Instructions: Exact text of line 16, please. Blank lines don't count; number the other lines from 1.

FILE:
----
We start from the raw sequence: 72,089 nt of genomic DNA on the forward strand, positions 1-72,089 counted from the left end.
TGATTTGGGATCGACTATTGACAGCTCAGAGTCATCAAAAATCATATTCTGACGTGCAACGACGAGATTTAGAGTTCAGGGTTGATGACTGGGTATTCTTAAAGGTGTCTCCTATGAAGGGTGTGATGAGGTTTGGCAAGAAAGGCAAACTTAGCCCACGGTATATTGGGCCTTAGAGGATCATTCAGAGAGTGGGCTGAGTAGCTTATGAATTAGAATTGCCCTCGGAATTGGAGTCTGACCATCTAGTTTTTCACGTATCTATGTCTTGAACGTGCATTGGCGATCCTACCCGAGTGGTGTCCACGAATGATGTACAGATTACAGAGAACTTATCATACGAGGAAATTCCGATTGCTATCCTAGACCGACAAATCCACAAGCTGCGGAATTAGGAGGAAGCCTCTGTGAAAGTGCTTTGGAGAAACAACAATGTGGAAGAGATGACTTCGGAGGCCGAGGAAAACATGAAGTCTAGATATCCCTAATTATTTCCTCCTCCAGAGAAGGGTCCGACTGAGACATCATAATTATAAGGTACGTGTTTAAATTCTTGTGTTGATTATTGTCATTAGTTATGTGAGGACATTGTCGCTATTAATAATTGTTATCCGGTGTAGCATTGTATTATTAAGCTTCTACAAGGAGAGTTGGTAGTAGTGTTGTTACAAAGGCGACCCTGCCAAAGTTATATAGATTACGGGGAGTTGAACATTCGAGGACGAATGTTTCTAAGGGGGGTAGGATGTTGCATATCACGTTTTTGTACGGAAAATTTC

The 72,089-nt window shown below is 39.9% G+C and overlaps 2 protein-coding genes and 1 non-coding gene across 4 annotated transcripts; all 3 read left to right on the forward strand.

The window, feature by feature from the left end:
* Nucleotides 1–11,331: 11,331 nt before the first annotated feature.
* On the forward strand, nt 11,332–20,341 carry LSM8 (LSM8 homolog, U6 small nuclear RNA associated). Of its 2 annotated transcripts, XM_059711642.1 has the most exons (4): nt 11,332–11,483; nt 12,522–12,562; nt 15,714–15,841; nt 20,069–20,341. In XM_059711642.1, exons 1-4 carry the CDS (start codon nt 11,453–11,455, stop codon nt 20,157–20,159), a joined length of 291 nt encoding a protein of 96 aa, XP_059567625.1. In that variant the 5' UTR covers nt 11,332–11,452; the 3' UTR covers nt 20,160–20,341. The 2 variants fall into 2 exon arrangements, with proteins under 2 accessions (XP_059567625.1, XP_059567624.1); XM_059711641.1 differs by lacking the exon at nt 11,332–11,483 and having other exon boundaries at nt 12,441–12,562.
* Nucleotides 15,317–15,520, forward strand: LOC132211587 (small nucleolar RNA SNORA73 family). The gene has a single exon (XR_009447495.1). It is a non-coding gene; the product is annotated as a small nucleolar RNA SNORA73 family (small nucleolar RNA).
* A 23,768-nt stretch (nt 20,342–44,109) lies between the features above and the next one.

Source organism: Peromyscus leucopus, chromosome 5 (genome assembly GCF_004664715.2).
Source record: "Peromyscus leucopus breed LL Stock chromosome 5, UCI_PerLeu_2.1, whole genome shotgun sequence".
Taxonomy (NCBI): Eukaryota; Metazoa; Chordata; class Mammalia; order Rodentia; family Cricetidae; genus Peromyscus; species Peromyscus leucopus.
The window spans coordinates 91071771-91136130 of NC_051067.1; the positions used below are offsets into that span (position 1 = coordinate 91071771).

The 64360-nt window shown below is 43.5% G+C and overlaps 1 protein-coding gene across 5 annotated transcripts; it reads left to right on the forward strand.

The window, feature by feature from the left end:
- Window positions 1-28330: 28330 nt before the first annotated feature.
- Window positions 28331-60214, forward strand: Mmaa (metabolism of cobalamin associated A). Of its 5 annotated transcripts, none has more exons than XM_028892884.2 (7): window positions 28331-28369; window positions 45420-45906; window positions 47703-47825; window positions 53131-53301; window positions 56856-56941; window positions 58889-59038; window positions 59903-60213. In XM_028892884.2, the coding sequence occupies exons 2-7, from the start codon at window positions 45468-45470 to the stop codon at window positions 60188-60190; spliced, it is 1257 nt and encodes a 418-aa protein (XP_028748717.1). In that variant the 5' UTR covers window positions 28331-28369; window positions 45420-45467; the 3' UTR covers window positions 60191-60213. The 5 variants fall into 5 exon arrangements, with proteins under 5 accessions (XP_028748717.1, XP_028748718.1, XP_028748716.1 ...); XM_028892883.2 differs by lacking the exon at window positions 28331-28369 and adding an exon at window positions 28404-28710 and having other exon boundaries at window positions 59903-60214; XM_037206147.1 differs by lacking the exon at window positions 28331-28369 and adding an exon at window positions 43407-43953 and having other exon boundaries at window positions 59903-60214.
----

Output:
- Window positions 28331-60214, forward strand: Mmaa (metabolism of cobalamin associated A). Of its 5 annotated transcripts, none has more exons than XM_028892884.2 (7): window positions 28331-28369; window positions 45420-45906; window positions 47703-47825; window positions 53131-53301; window positions 56856-56941; window positions 58889-59038; window positions 59903-60213. In XM_028892884.2, the coding sequence occupies exons 2-7, from the start codon at window positions 45468-45470 to the stop codon at window positions 60188-60190; spliced, it is 1257 nt and encodes a 418-aa protein (XP_028748717.1). In that variant the 5' UTR covers window positions 28331-28369; window positions 45420-45467; the 3' UTR covers window positions 60191-60213. The 5 variants fall into 5 exon arrangements, with proteins under 5 accessions (XP_028748717.1, XP_028748718.1, XP_028748716.1 ...); XM_028892883.2 differs by lacking the exon at window positions 28331-28369 and adding an exon at window positions 28404-28710 and having other exon boundaries at window positions 59903-60214; XM_037206147.1 differs by lacking the exon at window positions 28331-28369 and adding an exon at window positions 43407-43953 and having other exon boundaries at window positions 59903-60214.